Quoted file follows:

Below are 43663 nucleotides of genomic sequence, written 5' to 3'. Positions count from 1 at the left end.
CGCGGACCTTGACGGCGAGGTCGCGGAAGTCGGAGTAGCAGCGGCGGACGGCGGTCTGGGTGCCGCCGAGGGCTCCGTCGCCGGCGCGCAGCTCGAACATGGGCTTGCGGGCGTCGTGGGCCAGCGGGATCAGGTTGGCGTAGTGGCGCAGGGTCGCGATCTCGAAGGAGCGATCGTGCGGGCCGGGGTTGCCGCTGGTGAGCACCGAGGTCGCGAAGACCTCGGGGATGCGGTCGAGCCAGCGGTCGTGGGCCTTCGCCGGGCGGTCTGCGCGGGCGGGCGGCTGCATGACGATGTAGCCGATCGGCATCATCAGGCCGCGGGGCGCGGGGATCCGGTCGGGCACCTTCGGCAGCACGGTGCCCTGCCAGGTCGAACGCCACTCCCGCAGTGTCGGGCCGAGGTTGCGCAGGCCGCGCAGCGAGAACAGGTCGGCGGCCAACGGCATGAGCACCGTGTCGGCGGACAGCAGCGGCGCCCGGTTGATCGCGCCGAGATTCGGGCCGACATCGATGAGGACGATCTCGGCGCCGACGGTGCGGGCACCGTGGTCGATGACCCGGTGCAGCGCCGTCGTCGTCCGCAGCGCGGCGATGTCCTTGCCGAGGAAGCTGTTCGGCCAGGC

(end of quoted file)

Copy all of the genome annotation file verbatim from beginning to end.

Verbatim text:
Below are 43663 nucleotides of genomic sequence, written 5' to 3'. Positions count from 1 at the left end.
CGCGGACCTTGACGGCGAGGTCGCGGAAGTCGGAGTAGCAGCGGCGGACGGCGGTCTGGGTGCCGCCGAGGGCTCCGTCGCCGGCGCGCAGCTCGAACATGGGCTTGCGGGCGTCGTGGGCCAGCGGGATCAGGTTGGCGTAGTGGCGCAGGGTCGCGATCTCGAAGGAGCGATCGTGCGGGCCGGGGTTGCCGCTGGTGAGCACCGAGGTCGCGAAGACCTCGGGGATGCGGTCGAGCCAGCGGTCGTGGGCCTTCGCCGGGCGGTCTGCGCGGGCGGGCGGCTGCATGACGATGTAGCCGATCGGCATCATCAGGCCGCGGGGCGCGGGGATCCGGTCGGGCACCTTCGGCAGCACGGTGCCCTGCCAGGTCGAACGCCACTCCCGCAGTGTCGGGCCGAGGTTGCGCAGGCCGCGCAGCGAGAACAGGTCGGCGGCCAACGGCATGAGCACCGTGTCGGCGGACAGCAGCGGCGCCCGGTTGATCGCGCCGAGATTCGGGCCGACATCGATGAGGACGATCTCGGCGCCGACGGTGCGGGCACCGTGGTCGATGACCCGGTGCAGCGCCGTCGTCGTCCGCAGCGCGGCGATGTCCTTGCCGAGGAAGCTGTTCGGCCAGGC